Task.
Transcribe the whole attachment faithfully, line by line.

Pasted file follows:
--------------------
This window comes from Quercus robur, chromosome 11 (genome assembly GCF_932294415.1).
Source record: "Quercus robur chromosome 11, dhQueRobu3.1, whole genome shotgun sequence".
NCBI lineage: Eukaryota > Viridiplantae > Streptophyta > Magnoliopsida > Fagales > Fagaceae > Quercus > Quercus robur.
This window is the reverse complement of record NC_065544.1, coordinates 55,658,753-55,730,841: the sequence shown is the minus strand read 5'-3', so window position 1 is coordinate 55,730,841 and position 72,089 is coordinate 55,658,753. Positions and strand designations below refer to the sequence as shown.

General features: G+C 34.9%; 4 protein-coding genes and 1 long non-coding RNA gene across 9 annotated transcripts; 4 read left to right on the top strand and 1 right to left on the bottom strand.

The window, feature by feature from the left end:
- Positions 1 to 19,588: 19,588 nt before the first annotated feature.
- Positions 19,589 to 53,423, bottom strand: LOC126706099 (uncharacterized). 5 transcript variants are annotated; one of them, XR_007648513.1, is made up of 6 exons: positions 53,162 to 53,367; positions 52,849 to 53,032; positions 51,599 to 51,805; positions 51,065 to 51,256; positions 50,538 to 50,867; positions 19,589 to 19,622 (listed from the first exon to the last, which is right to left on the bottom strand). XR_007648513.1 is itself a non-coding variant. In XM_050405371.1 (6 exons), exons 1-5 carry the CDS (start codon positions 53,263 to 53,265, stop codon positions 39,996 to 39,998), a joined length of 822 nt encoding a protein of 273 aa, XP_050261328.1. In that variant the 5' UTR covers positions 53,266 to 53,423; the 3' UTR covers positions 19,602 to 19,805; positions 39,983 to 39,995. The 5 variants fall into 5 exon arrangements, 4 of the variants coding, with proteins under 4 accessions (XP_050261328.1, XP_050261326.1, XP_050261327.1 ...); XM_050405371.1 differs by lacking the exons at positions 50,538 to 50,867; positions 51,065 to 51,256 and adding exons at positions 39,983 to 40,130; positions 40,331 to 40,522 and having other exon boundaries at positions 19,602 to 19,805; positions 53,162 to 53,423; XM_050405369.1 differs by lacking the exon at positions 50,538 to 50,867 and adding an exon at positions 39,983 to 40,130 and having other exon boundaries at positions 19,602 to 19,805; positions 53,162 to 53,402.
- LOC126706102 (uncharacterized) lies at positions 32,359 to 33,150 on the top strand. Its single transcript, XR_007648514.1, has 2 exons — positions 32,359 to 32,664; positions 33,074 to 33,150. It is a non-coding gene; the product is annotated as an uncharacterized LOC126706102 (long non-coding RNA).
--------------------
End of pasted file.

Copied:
This window comes from Quercus robur, chromosome 11 (genome assembly GCF_932294415.1).
Source record: "Quercus robur chromosome 11, dhQueRobu3.1, whole genome shotgun sequence".
NCBI lineage: Eukaryota > Viridiplantae > Streptophyta > Magnoliopsida > Fagales > Fagaceae > Quercus > Quercus robur.
This window is the reverse complement of record NC_065544.1, coordinates 55,658,753-55,730,841: the sequence shown is the minus strand read 5'-3', so window position 1 is coordinate 55,730,841 and position 72,089 is coordinate 55,658,753. Positions and strand designations below refer to the sequence as shown.

General features: G+C 34.9%; 4 protein-coding genes and 1 long non-coding RNA gene across 9 annotated transcripts; 4 read left to right on the top strand and 1 right to left on the bottom strand.

The window, feature by feature from the left end:
- Positions 1 to 19,588: 19,588 nt before the first annotated feature.
- Positions 19,589 to 53,423, bottom strand: LOC126706099 (uncharacterized). 5 transcript variants are annotated; one of them, XR_007648513.1, is made up of 6 exons: positions 53,162 to 53,367; positions 52,849 to 53,032; positions 51,599 to 51,805; positions 51,065 to 51,256; positions 50,538 to 50,867; positions 19,589 to 19,622 (listed from the first exon to the last, which is right to left on the bottom strand). XR_007648513.1 is itself a non-coding variant. In XM_050405371.1 (6 exons), exons 1-5 carry the CDS (start codon positions 53,263 to 53,265, stop codon positions 39,996 to 39,998), a joined length of 822 nt encoding a protein of 273 aa, XP_050261328.1. In that variant the 5' UTR covers positions 53,266 to 53,423; the 3' UTR covers positions 19,602 to 19,805; positions 39,983 to 39,995. The 5 variants fall into 5 exon arrangements, 4 of the variants coding, with proteins under 4 accessions (XP_050261328.1, XP_050261326.1, XP_050261327.1 ...); XM_050405371.1 differs by lacking the exons at positions 50,538 to 50,867; positions 51,065 to 51,256 and adding exons at positions 39,983 to 40,130; positions 40,331 to 40,522 and having other exon boundaries at positions 19,602 to 19,805; positions 53,162 to 53,423; XM_050405369.1 differs by lacking the exon at positions 50,538 to 50,867 and adding an exon at positions 39,983 to 40,130 and having other exon boundaries at positions 19,602 to 19,805; positions 53,162 to 53,402.
- LOC126706102 (uncharacterized) lies at positions 32,359 to 33,150 on the top strand. Its single transcript, XR_007648514.1, has 2 exons — positions 32,359 to 32,664; positions 33,074 to 33,150. It is a non-coding gene; the product is annotated as an uncharacterized LOC126706102 (long non-coding RNA).